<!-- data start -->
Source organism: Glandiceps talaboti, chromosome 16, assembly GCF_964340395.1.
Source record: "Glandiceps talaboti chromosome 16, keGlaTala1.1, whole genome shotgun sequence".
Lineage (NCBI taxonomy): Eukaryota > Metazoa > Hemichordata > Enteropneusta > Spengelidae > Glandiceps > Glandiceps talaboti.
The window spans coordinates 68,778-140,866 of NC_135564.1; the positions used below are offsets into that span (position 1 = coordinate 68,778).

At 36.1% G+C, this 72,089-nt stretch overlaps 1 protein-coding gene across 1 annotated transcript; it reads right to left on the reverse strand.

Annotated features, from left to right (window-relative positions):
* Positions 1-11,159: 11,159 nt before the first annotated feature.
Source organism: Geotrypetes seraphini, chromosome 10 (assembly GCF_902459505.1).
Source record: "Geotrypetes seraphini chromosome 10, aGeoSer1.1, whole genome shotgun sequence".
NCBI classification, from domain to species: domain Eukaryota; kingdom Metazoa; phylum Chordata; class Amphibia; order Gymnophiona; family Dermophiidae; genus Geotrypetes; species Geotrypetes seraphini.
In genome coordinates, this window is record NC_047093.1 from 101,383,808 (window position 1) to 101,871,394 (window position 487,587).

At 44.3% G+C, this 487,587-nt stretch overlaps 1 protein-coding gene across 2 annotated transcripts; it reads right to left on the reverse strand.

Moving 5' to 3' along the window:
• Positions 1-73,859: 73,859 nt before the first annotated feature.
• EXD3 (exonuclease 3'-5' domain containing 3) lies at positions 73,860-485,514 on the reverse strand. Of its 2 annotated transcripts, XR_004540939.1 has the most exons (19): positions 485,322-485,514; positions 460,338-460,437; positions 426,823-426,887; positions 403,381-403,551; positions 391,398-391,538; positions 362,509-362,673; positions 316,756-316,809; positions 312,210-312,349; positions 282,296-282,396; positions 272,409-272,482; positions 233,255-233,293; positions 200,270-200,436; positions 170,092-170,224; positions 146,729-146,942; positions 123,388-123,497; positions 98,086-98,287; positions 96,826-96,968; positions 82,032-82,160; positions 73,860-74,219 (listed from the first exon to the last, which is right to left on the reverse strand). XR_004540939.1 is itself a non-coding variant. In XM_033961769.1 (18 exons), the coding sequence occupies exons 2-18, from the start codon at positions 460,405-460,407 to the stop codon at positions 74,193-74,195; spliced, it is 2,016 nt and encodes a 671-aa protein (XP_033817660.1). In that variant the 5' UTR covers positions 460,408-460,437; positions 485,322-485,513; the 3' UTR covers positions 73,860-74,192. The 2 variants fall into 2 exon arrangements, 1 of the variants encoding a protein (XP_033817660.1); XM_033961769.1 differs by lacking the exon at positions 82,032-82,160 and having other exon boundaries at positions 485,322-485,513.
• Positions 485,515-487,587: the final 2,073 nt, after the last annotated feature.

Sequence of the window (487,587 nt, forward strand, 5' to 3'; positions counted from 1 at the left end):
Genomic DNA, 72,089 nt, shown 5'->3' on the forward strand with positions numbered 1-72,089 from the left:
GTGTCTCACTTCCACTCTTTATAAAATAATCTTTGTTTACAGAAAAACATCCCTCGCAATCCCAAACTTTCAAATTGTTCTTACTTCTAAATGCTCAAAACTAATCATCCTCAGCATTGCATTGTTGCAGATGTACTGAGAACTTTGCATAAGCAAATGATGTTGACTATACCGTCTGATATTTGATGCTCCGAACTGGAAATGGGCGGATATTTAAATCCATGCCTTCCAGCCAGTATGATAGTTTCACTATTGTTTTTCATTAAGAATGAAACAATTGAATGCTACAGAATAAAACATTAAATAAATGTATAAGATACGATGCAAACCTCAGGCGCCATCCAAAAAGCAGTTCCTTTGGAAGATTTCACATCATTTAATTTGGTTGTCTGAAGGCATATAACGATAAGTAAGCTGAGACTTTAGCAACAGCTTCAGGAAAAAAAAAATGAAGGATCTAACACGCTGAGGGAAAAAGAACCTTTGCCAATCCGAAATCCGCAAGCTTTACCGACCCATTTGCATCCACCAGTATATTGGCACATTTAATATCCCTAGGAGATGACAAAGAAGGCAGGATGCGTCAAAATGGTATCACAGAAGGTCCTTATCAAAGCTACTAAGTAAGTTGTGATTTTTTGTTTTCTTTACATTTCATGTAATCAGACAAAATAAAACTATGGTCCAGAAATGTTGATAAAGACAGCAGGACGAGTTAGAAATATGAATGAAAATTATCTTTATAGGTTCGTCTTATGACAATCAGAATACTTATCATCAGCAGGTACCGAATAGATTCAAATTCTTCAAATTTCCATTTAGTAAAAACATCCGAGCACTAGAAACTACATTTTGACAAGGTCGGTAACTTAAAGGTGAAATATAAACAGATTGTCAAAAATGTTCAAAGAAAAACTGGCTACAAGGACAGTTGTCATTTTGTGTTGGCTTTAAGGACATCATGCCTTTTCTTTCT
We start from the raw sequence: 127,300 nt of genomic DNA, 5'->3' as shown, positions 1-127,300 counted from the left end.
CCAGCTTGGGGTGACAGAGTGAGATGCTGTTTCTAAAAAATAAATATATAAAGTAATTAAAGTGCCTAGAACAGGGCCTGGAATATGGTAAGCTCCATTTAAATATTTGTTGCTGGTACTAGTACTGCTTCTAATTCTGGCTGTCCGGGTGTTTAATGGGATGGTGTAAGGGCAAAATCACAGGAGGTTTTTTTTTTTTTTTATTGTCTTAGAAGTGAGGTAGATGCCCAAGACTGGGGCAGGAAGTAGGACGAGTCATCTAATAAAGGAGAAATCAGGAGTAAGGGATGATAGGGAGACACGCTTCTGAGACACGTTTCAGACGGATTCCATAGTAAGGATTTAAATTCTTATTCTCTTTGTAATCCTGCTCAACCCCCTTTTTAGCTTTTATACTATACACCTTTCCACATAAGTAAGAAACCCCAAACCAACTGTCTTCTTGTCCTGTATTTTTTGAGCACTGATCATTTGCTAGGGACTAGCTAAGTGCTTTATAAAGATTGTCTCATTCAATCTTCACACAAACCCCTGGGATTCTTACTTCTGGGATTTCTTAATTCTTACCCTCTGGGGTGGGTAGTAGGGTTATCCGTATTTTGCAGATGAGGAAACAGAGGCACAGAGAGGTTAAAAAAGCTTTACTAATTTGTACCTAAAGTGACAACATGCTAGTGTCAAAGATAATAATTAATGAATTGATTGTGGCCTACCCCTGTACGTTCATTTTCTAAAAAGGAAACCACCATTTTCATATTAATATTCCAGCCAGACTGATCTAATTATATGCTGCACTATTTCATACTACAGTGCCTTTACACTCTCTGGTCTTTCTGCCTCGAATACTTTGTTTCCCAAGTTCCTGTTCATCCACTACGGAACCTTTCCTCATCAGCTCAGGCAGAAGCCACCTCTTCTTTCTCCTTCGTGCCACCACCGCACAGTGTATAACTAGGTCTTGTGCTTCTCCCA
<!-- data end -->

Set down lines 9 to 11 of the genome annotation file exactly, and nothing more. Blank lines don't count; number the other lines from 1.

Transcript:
Source record: "Geotrypetes seraphini chromosome 10, aGeoSer1.1, whole genome shotgun sequence".
NCBI classification, from domain to species: domain Eukaryota; kingdom Metazoa; phylum Chordata; class Amphibia; order Gymnophiona; family Dermophiidae; genus Geotrypetes; species Geotrypetes seraphini.
In genome coordinates, this window is record NC_047093.1 from 101,383,808 (window position 1) to 101,871,394 (window position 487,587).